This list is not to say that you need ALL if these items. You may not have all of them at hand or may have better alternatives.
In addition, when you make it to the lobby, there may be some things you can scavenge.
Every major hotel has a breakfast of some kind. It might take a bit of force to get into the storage area. In a true disaster, you breaking in might be the least of anyone’s worries.
Food/Water: You can gather a variety of food for short and longer term here. Fruit, baked items, and refrigerated items would be great for the short term. Items such as peanut butter packs, individual cereal boxes, and oatmeal packs would be safe for the longer term. Water bottles or at least a container of water will be stored there. Stock up to augment what you took from your room.
Knife: Most of these food prep and storage areas would have some type of knife or box cutter. Having a cutting tool is a real necessity. It can be used to make tinder, cut cordage, and if desperate as a defensive tool. You can use cardboard and tape to make a improvised sheath. If no knife is there, scissor might be a good fallback.
Utensils: While most of what hotel guest get is plastic, there would be a variety of metal utensils in this area for prep. A couple of them could be very helpful if you need to cook or boil water over an open fire.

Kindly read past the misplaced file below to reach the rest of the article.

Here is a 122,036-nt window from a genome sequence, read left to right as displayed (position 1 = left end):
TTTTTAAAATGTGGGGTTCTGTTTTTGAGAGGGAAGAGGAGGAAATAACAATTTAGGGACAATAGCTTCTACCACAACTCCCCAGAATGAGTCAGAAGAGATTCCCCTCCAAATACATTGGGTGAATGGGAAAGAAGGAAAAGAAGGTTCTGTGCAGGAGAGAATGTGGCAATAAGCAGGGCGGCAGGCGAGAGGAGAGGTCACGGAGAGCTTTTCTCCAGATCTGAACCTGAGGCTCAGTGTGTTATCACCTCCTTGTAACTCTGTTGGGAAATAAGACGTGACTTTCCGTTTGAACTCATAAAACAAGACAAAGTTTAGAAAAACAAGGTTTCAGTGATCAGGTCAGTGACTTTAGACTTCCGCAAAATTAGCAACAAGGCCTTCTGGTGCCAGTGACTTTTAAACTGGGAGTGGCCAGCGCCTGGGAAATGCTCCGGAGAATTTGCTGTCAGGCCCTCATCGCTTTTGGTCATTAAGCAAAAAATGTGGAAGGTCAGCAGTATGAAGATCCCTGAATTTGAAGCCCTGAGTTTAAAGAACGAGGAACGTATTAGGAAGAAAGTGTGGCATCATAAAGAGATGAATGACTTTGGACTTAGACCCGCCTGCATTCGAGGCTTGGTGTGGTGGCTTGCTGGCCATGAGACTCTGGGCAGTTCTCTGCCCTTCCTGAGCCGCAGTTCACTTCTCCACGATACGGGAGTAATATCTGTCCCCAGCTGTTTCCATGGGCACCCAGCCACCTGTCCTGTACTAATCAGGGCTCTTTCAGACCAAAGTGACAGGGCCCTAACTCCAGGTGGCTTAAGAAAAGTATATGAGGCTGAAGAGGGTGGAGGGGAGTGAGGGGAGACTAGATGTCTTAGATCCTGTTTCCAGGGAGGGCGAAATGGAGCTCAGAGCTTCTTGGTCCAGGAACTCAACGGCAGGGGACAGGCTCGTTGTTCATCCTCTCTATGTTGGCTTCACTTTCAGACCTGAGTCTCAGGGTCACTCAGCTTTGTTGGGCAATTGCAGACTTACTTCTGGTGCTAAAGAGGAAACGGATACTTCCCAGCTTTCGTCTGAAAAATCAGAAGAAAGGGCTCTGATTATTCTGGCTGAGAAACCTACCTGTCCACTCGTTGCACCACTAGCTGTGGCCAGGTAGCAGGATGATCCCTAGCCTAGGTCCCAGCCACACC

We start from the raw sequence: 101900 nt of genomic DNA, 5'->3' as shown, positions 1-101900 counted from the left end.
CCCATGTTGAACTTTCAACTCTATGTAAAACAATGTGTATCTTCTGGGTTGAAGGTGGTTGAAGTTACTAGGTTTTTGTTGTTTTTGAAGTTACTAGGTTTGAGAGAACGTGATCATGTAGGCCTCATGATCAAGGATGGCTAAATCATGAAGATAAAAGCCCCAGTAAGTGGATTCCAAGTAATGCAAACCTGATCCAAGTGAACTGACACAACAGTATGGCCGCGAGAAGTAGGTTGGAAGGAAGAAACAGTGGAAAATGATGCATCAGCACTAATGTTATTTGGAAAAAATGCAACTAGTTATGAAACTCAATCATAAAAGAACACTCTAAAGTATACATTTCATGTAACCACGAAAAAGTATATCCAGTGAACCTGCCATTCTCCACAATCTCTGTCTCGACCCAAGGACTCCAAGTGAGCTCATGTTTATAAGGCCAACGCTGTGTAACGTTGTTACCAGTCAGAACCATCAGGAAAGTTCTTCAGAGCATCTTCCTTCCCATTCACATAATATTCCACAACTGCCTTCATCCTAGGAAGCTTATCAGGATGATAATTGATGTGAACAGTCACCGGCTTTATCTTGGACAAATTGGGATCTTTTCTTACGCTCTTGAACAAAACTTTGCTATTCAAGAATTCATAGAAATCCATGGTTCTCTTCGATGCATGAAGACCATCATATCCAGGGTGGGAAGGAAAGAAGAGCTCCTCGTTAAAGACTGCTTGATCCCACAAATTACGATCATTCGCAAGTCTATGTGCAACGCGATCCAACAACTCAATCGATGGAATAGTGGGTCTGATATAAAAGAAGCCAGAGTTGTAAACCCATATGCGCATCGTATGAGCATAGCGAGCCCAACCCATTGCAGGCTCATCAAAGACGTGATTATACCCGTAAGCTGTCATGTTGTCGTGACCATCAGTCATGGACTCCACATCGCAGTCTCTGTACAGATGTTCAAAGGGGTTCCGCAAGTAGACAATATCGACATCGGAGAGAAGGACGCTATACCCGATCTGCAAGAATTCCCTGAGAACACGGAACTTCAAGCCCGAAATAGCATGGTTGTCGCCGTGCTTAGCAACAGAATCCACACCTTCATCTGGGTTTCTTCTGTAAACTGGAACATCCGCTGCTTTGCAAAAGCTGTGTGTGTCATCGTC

Cookware: While there is not anything here that would pass for a full set of cooking pots and pans, there is something. Any metal container that you could use to boil water but is still small enough to not hinder your travel would work. Starting a file and boiling water takes time and effort, so it is best to do it in the largest volume possible.
Bleach: Either in the food prep area or the laundry room you have a good chance of finding a bottle of bleach. Plain unscented bleach can be used to purify water. It needs to not have any additional cleaners, colors, or anything in it. From 6 to 8 drops per gallon will purify the water depending on bleach concentration.
First Aid Kit: Normally safety procedures would warrant a first aid station in this area. If there is not a kit here, then the front desk is a good place to check also.
Lighter: A lot of these breakfast setups use Sterno to heat the containers they put eggs, sausage, or such in on the serving line. That means a lighter should be available. In addition if the Sterno is there, it would be a great option to use instead of a full blown fire.
As you can see, with a bit of creative thinking, you can supply yourself with some basic tools. They may not be best option given alternatives, but they may also make a difference in your survival. You do not know what you will have access to after you leave the hotel. Nothing stops you from swapping off for better equipment as you travel either.
While this scenario may be very contrived, it is to point out how those items around you can be put to use when you are a bit creative. Thinking and identifying potential items in your location that could help you in an emergency is a very good habit to build. It is very similar to people who, due to training, habitually identify exit points when entering a room. The time saved in ether of these cases could help you escape to a safer area ahead of the crowd.